I’ve been doing some soul searching as of late. I love my writing and podcasting. Each week I get better at both and I always learn something through my research.
That being said, I’ve had this lingering feeling of doubt lately. I’m wondering what’s the point of it all? Stick with me for a second as I explain.
When I started this journey about a year and a half ago it started with the goal of writing a book.
I didn’t know what I wanted to write about but knew I was passionate about politics. I decided to challenge myself and write from a Centrist Point of View.
I wanted to dissect and analyze the way the media and our politicians manipulate the public. I never cared about how the book sold because I did it for me, not for money.
When I finished the book I thought I should try to promote it so I created a website. I used to write poetry as a kid and teenager and realized how much I missed writing when I wrote the book. Not wanting to stop the good feeling I said why not continue writing blog posts as a way to create new content for the website and satisfy my need to continue writing. So, the journey began.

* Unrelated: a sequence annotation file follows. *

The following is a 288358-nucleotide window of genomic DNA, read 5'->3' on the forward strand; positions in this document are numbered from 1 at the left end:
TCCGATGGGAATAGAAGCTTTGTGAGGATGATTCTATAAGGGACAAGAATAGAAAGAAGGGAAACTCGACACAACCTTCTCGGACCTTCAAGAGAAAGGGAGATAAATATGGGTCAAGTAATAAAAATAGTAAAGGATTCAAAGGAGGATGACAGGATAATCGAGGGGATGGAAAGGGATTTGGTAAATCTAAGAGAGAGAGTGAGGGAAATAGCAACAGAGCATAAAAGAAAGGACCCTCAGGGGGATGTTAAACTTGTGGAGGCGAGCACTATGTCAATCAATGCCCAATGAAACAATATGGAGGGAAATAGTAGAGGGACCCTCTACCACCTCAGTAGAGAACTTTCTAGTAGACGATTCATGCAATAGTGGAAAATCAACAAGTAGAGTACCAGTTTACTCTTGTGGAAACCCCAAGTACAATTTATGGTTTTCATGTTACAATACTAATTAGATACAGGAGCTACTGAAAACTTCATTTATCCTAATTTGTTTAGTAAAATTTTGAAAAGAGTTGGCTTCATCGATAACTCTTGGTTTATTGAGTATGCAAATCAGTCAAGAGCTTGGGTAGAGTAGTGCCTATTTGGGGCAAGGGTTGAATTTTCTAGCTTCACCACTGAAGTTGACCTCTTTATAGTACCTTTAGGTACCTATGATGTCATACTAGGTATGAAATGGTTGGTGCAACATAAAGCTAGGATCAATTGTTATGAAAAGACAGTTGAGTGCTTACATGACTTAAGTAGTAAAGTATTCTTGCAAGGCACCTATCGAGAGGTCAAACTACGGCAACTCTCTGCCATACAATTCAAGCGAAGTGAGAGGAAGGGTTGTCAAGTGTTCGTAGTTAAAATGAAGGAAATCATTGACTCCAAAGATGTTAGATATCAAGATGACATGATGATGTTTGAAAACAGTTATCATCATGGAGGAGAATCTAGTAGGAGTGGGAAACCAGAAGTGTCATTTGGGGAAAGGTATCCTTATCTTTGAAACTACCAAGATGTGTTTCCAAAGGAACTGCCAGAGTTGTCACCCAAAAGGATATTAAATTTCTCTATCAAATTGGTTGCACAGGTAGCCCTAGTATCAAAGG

After two months of writing, I thought there must be people out there who don’t like to read but like listening to podcasts. I also figured it would be a good way for people to enjoy my content by hearing it from the horse’s mouth. Recording my blog posts turned into giving additional and extended commentary. Fast forward a year and a few months later and here I am.
My podcast does not have a huge audience as I do not have a budget for advertising. Any growth I’ve had has come from search engines, social media, and word of mouth. To date, my recordings have been heard over 3,200+ times in over 34 countries.
Nothing to get too excited about but enough for me to be proud of. I’m extremely appreciative and grateful to anyone who tunes into me weekly or stumbles across one of my topics and gives it a listen.